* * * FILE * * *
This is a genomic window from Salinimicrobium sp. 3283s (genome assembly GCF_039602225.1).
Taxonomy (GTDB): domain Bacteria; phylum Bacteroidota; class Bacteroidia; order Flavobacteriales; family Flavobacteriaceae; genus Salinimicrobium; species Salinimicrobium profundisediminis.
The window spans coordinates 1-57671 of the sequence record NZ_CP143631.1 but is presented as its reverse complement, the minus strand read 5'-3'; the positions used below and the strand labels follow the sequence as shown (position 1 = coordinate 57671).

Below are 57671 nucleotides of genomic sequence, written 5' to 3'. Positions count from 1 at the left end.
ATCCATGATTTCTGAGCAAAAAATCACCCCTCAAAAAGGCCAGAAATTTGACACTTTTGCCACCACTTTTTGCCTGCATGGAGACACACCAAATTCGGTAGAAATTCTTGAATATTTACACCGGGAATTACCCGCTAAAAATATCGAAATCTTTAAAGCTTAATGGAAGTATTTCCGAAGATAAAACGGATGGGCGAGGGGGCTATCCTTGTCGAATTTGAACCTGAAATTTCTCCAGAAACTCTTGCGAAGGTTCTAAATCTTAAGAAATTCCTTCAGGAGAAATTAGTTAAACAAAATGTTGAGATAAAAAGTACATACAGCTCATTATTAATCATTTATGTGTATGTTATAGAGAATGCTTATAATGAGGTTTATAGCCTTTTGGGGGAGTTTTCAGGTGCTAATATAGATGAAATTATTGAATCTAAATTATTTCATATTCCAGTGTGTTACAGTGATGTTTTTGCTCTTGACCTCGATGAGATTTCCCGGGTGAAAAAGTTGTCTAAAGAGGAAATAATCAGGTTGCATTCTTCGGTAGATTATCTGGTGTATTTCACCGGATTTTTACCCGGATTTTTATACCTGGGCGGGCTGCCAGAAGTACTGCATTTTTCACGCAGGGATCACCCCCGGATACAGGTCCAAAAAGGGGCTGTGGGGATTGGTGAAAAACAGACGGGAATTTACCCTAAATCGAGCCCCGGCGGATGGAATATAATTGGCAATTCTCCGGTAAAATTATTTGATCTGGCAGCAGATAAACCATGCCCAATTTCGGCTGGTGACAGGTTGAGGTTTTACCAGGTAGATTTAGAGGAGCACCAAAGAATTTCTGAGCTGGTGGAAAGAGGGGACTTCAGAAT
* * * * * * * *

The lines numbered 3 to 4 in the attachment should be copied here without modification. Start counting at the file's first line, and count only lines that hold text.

The window spans coordinates 1-57671 of the sequence record NZ_CP143631.1 but is presented as its reverse complement, the minus strand read 5'-3'; the positions used below and the strand labels follow the sequence as shown (position 1 = coordinate 57671).

Below are 57671 nucleotides of genomic sequence, written 5' to 3'. Positions count from 1 at the left end.